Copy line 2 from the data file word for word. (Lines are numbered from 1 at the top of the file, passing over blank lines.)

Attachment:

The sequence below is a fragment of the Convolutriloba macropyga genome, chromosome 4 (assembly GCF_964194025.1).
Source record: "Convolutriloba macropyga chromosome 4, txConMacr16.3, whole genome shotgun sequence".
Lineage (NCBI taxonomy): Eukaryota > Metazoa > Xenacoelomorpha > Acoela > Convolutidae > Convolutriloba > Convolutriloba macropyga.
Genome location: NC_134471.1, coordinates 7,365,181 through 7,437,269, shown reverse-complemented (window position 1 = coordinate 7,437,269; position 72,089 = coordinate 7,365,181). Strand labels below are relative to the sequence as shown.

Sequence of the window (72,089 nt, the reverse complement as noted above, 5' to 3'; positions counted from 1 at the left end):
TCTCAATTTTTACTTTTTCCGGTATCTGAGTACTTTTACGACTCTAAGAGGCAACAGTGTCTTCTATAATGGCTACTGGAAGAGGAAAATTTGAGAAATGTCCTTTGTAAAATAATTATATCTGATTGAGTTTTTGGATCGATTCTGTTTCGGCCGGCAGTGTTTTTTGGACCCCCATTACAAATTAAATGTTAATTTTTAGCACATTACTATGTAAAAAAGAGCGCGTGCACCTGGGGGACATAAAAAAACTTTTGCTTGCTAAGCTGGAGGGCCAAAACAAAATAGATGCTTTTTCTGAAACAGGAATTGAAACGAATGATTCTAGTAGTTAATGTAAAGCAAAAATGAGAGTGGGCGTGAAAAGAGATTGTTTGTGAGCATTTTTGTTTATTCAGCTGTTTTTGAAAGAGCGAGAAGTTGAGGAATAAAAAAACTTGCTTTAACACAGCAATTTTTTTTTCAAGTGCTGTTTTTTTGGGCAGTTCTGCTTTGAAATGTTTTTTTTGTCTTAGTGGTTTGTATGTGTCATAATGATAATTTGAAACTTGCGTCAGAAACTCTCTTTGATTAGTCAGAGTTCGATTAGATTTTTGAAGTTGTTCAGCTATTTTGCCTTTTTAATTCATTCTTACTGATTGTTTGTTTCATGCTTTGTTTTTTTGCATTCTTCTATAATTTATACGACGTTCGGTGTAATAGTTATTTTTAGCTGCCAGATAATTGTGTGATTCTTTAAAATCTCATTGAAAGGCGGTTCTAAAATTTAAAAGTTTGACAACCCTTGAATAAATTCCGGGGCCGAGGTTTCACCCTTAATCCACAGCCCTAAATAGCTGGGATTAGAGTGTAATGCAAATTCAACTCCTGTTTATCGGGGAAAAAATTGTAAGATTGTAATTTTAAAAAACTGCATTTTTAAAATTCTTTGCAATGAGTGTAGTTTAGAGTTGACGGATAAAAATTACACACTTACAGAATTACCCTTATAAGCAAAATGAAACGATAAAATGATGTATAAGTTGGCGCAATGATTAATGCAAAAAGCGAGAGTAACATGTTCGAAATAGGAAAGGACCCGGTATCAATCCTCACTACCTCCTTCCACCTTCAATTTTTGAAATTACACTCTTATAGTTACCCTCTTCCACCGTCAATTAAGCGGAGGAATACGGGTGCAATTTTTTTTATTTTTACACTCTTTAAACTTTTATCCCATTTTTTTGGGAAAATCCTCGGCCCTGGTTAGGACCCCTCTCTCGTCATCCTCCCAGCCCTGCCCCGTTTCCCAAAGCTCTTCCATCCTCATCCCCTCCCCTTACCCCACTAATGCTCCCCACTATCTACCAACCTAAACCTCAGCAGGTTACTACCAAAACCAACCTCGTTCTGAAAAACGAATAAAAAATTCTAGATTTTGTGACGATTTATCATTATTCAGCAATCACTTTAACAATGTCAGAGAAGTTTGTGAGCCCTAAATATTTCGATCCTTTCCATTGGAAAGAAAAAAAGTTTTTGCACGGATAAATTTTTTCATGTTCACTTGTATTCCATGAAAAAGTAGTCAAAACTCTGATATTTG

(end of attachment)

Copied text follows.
Source record: "Convolutriloba macropyga chromosome 4, txConMacr16.3, whole genome shotgun sequence".